Toledo, who performs at the Lizard Lounge in Cambridge on Dec. 4, says he chose to leave the early Car Seat Headrest efforts available online “to show people what it can sound like before an artist really has a handle on their own voice. ... I think it’s interesting on a narrative level, because definitely with every release I tried to grow stronger and make something that was more unique and original to myself.”

The willingness to be vulnerable is an enormous part of Toledo’s appeal. A hard thread of anxiety runs through his songs. Sometimes he explores his fears with humor, other times in raw, almost excruciating detail. The 12-minute-long “Beach Life-In-Death,” from 2011’s “Twin Fantasy,” brushes up obliquely against existential despair — “What should I do? Eat breakfast/ What should I do? Eat lunch” — and plunges into chasms of psychic unease: “Last night I dreamed he was trying to kill you/ I woke up and I was trying to kill you.” On “Times to Die,” which appears on 2012’s “Monomania” and again on “Teens of Style,” Toledo wryly distills the anxieties of 20-somethings on the cusp of adulthood: “All of my friends are getting married/ All of my friends are right with God/ All of my friends are making money/ But art gets what it wants and art gets what it deserves.”

“I was in college at that point,” says Toledo. “I think it was more about ‘all my friends are making money,’ in that they all had their s--- figured out more than I did. And the only thing I really had going for me was my art.”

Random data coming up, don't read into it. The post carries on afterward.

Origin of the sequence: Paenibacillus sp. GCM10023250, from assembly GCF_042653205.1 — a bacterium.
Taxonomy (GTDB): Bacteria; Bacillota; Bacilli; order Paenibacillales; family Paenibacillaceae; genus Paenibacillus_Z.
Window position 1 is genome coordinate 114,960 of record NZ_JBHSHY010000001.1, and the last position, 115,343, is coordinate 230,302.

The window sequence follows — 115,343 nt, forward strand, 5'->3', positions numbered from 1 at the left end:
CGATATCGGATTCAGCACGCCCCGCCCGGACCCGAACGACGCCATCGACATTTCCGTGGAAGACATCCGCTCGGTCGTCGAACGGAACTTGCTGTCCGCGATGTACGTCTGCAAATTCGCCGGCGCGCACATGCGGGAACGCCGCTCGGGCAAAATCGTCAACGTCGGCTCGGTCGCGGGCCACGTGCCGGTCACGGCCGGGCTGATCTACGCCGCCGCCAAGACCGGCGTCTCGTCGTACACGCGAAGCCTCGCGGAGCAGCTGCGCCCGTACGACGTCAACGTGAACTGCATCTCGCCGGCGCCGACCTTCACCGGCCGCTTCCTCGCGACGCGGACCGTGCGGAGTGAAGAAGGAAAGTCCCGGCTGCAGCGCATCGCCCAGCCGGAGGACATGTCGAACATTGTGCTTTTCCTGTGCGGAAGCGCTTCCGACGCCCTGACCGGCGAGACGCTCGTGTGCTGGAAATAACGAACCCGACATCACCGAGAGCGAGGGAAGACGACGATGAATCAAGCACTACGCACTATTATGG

For the first year of Car Seat Headrest’s life, most of Toledo’s listeners were his friends. But his popularity reached a tipping point in 2011 with “Twin Fantasy,” which was shared widely on the 4Chan music message board. Toledo describes his fans as “young, antisocial, music-loving people.” No doubt they are drawn to the intimacy of his lyrics, which are playful and inviting even as they are preoccupied with suffering. Even uncomfortably intimate themes, like discovering one’s sexuality, are confronted with droll self-deprecation. “I pretended I was drunk when I came out to my friends,” Toledo sings in “Beach Life-in-Death.” “I laughed and changed the subject.”